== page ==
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The University of Virginia (UVA) may become the first public institution to derive a majority of its annual funding from private sources. The university projects using $134 million in private funds in FY04 compared to $131 million in state support. The significant funding shift is an example of greatly reduced recent state support for higher education coupled with major capital campaigns at public universities.

The situation in Virginia is indicative of the situation in other states. The portion of state support making up UVA’s annual operating budget has dwindled from 28 percent in 1985 to 8.1 percent next year. As state support has declined, fundraising has risen significantly. In 1990, UVA collected $51 million in donations, compared to $255 million in 2002. While private funding has increased, it does not serve as a direct replacement for state appropriations because gifts and endowment earnings are usually earmarked for a specific purpose. State funding tends to have fewer restrictions.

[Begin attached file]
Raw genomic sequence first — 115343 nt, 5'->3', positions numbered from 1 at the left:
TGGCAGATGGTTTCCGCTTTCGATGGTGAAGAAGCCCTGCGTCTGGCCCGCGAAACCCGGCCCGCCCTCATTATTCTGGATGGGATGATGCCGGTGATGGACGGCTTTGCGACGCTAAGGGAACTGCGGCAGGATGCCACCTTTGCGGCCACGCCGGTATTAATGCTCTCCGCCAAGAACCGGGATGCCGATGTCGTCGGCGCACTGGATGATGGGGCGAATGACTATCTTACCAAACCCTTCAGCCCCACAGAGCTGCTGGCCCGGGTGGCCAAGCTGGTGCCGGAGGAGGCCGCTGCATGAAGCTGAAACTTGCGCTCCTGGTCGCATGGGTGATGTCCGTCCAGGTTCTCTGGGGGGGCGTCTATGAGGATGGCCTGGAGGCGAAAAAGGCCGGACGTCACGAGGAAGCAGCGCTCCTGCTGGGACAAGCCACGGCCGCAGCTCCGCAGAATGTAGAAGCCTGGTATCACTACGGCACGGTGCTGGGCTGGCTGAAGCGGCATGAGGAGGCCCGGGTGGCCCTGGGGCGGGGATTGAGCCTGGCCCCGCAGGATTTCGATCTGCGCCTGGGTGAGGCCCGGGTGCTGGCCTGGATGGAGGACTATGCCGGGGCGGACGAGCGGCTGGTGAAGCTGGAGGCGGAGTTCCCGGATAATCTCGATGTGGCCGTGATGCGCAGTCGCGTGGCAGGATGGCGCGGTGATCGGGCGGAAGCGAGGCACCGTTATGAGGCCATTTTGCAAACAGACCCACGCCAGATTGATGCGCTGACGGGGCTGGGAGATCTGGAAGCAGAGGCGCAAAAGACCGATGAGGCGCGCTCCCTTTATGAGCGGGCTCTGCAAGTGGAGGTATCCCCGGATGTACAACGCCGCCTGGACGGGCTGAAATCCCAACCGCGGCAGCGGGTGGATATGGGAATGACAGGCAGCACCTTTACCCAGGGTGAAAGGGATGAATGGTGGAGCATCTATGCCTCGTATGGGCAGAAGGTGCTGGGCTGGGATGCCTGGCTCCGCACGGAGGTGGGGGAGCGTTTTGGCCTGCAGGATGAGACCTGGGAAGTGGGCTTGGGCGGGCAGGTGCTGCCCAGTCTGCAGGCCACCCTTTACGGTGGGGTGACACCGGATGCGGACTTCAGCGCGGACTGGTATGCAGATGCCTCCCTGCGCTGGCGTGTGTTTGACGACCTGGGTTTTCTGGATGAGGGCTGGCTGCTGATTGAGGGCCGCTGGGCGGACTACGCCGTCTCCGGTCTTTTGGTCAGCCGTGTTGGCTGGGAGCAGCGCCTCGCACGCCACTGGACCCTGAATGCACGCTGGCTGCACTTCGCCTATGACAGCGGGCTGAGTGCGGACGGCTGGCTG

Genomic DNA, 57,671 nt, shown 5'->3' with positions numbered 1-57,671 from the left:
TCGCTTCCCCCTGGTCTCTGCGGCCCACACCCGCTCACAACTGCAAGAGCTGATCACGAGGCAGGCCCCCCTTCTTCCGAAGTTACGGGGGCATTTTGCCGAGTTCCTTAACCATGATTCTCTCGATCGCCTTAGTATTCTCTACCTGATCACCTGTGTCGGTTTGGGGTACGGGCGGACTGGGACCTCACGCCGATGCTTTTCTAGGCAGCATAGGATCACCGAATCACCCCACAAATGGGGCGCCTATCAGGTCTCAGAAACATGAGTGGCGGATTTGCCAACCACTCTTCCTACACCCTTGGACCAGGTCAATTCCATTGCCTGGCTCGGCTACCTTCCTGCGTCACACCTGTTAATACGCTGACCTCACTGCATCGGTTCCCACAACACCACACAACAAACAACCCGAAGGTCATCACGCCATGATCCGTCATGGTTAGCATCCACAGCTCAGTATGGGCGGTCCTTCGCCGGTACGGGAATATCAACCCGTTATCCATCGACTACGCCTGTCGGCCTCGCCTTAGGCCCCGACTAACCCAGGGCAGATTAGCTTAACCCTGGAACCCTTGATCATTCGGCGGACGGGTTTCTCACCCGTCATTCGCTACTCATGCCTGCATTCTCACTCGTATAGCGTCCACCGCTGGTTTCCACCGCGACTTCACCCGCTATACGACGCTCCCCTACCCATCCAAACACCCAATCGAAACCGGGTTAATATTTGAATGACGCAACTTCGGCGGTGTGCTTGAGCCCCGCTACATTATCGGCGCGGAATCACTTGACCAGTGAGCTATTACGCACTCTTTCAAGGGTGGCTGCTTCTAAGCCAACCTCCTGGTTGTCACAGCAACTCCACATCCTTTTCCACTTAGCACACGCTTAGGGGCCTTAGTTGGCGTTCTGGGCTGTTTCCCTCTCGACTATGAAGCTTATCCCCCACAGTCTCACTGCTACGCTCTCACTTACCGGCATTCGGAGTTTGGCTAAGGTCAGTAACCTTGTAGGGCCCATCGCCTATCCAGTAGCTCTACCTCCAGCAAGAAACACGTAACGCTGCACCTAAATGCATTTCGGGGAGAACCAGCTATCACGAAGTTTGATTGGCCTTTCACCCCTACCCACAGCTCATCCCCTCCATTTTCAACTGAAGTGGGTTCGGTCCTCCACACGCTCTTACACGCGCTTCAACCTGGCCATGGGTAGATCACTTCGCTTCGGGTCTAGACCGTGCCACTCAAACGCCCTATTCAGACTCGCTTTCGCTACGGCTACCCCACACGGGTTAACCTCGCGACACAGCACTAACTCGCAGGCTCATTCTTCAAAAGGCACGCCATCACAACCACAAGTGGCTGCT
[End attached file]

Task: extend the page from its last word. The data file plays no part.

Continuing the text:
While the situation at UVA is a significant shift in funding trends, public and private funding only make up about 17 percent of the university’s total operating budget. The vast majority of funding derives from patent income, research grants, tuition, and related fees charged to students. Like many public colleges, UVA has had to significantly raise tuition in recent years to make up for lost income from the state.

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